Still in love with teaching
MONTEGO BAY, St James:
AFTER 42 years, veteran teacher and administrator Valerie Wade is still in love with the profession she has chosen.
The principal and operator of the Bright Horizon Basic School in Montego Bay, St James, is proud of her more than four decades in education, and notes that teaching is one of, if not, the most respected profession.
She says teaching, while challenging, is very gratifying and only persons with a genuine love for the classroom should take up teaching.
"The profession is still very attractive. My advice is to enter the profession with the view of making a difference in the lives of students. You have some teachers who are just teaching while others are building minds for the future ... , there is a difference and those in the profession must understand ... . Make up your mind that you want to become a teacher, be patient with the students and you will be successful," she advises.
Wade was among 10 early-childhood educators who were recently honoured by the Early Childhood Commission (ECC) during a 10th anniversary luncheon staged by the commission in Montego Bay.
The educator is expressing gratitude to the ECC, noting that at no time was she expecting to be recognised for doing a job that she truly loves. She admitted, however, that it feels good to be honoured as it shows that her contribution is valued.
"It's great to be honoured ... . I enjoyed every minute of it (teaching). Sometimes what you do, you do not even feel as if it is being noticed and then you see someone highlighting what you do and you say to yourself, I really did something good," she says, noting that she will proudly display the award at the school.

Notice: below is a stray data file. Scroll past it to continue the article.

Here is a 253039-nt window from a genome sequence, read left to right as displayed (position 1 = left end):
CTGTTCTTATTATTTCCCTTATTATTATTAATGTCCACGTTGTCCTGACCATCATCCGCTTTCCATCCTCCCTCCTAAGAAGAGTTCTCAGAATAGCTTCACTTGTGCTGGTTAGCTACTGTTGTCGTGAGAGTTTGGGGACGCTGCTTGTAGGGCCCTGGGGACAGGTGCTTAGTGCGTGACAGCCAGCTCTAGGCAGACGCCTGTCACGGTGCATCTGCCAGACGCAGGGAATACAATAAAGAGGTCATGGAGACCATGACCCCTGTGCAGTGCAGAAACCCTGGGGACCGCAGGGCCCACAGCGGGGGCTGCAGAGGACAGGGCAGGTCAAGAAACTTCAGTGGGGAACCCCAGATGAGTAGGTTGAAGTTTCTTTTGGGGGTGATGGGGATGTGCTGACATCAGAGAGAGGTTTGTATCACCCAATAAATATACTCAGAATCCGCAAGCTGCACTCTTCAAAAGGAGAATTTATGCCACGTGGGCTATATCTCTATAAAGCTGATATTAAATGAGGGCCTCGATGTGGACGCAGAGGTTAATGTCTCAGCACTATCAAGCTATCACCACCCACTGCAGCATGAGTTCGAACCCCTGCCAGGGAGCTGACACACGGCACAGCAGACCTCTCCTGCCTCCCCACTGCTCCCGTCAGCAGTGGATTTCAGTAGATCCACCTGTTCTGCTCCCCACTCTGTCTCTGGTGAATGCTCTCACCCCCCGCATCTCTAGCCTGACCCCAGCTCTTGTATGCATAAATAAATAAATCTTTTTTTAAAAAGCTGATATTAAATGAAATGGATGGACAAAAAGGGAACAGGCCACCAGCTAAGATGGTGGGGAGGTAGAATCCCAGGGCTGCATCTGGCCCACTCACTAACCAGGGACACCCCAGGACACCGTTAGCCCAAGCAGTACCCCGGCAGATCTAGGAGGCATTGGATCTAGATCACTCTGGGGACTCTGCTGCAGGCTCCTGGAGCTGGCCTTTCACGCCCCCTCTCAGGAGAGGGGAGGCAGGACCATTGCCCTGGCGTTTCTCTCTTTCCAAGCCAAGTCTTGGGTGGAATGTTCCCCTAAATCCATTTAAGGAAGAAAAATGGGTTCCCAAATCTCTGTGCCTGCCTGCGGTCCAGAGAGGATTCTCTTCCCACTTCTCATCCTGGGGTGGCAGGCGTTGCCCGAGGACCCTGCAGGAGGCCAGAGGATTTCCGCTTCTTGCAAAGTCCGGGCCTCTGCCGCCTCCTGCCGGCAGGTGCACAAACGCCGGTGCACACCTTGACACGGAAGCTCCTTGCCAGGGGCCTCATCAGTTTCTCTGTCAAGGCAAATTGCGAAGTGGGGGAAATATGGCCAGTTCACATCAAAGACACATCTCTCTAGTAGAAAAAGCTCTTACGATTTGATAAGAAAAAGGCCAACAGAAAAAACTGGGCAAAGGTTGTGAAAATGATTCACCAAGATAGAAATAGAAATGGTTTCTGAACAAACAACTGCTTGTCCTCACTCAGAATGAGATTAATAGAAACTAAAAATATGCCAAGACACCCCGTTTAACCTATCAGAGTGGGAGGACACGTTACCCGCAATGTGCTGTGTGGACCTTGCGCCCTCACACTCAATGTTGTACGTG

A native of Portland, Wade attended Portland High School before going on to Shortwood Teachers' College and the University of the West Indies, (UWI) Mona. She has also studied at Sam Sharpe Teachers' College in Montego Bay and at the Connecticut State University in the United States.
She taught at the Skeebo and St Margaret's Bay Primary schools in Portland before relocating to St James where she says she made her greatest contribution as an educator.
She taught at the Cambridge and Catherine Hall Primary schools in the parish before becoming principal of the DRB Grant Basic School. She now owns and operates her own school, the Bright Horizon Basic.
PROUD AND HONOURED
Reflecting on her service to education, Wade says she feels proud and honoured to have assisted in the building of young minds. "It's a very good feeling when you are able to ... watch as these many students turn out to be productive men and women, who are now making a valuable contribution to nation building," she says.
Wade says she has taught some of the best students the island has produced. "I have also had the opportunity of even studying with some of them at (UWI) where we shared fond memories. It also gives me a good feeling to be currently teaching the children of my former students," she notes.
"I cherish every moment I have spent with the hundreds of students whom I have taught or come across in my life as a teacher," she adds.
Meanwhile, after 42 years in the classroom, Wade has no immediate plans to retire.